Involvement of nitric oxide in the deregulation of cytosolic calcium in cerebellar neurons during combined glucose-oxygen deprivation

Jian Ming Mei, Wei Ming Chi, Benjamin F. Trump, Christine U. Eccles

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22 Citations (Scopus)


Nitric oxide (NO) has been proposed as a neuronal messenger molecule in hypoxic/ischemic cell injury (Nowicki et al., 1991; Trifiletti, 1992). We conducted studies in a model of combined glucose-oxygen deprivation using cultured rat cerebellar granule cells. Experiments were designed to test the hypothesis that sustained elevation of cytosolic calcium ([Ca2+]i) and NO generation act in concert to trigger neuronal injury after anoxic insult. A hypoxic state was achieved by perfusing the cells with medium pre-equilibrated with argon gas. [Ca2+]i was monitored using digital-imaging fluorescence microscopy in cells loaded with fura-2 AM. Under short-term hypoxic conditions, cells displayed a progressive and sustained, moderate increase of [Ca2+]i, which returned to near basal levels on restoration of O2-containing medium. Prolonged hypoxic conditions (>60 min) caused irreversible elevation of [Ca2+]i followed by disruption of cell membrane integrity, as indicated by severe swelling, loss of regular cell shape and processes, leakage of dye fura-2, and propidium iodide uptake ("point of no return"). Pretreatment with NG-nitro-l-arginine methyl ester (l-NAME, 100 μM), a specific NO synthase inhibitor, markedly delayed the onset of intensity of the rise of [Ca2+]i. The hypoxia-induced elevation of [Ca2+]i was also greatly attenuated if l-NAME (100 μM) was added to the argon-perfused medium before the cells demonstrated signs of irreversible injury. Prolonged or repeated hypoxic conditions, however, caused a rapid and intense increase of [Ca2+]i, which could not be blocked by inhibition of NO synthase (NOS). In addition, reoxygenation after the "point of no return", as characterized above, greatly potentiated [Ca2+]i overload and facilitated the process of cell injury. The potentiation and facilitation of cell damage, as demonstrated by rapid massive increase of [Ca2+]i and subsequent cell death, was not blocked by NOS inhibitor, l-NAME.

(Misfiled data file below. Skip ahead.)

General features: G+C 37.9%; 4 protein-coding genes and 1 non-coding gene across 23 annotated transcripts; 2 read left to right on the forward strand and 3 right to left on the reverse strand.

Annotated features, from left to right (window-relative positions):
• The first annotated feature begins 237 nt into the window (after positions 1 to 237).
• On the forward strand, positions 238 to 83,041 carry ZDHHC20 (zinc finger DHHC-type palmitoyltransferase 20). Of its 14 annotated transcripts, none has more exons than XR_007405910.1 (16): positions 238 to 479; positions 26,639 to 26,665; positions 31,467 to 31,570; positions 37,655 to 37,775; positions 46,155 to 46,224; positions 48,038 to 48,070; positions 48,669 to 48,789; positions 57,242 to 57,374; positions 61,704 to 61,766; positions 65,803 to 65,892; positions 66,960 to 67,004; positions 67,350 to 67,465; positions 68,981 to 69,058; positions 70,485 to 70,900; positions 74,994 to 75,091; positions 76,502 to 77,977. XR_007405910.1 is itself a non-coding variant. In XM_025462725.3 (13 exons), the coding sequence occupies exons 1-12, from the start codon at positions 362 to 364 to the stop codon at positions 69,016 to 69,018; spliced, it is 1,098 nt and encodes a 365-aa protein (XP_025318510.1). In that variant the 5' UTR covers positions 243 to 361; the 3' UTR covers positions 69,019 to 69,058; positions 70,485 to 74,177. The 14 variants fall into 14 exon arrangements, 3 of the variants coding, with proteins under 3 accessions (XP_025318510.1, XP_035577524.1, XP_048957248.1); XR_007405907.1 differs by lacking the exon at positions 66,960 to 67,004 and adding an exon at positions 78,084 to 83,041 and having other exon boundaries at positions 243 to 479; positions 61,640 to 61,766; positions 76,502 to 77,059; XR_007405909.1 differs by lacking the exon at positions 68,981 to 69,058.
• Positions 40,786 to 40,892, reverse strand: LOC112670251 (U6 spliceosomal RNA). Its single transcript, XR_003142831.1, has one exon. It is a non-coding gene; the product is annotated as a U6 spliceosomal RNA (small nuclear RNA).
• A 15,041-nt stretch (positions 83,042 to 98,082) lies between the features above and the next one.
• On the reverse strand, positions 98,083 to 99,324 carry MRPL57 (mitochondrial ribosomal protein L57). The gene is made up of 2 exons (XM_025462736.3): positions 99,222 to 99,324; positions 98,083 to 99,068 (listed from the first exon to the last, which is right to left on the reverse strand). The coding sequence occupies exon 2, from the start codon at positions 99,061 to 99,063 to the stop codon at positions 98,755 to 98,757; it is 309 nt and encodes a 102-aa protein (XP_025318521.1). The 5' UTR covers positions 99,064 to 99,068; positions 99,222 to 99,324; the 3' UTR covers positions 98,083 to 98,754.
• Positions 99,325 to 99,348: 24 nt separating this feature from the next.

Original languageEnglish
Pages (from-to)155-166
Number of pages12
JournalMolecular and Chemical Neuropathology
Issue number2
Publication statusPublished - Feb 1996
Externally publishedYes


  • NO synthase inhibitor
  • Nitric oxide (NO)
  • cerebellar granule cells
  • combined glucose-oxygen deprivation (CGOD)
  • cytosolic calcium
  • fura-2 AM/fura-2, deregulation

ASJC Scopus subject areas

  • Clinical Neurology
  • Molecular Biology
  • General Neuroscience


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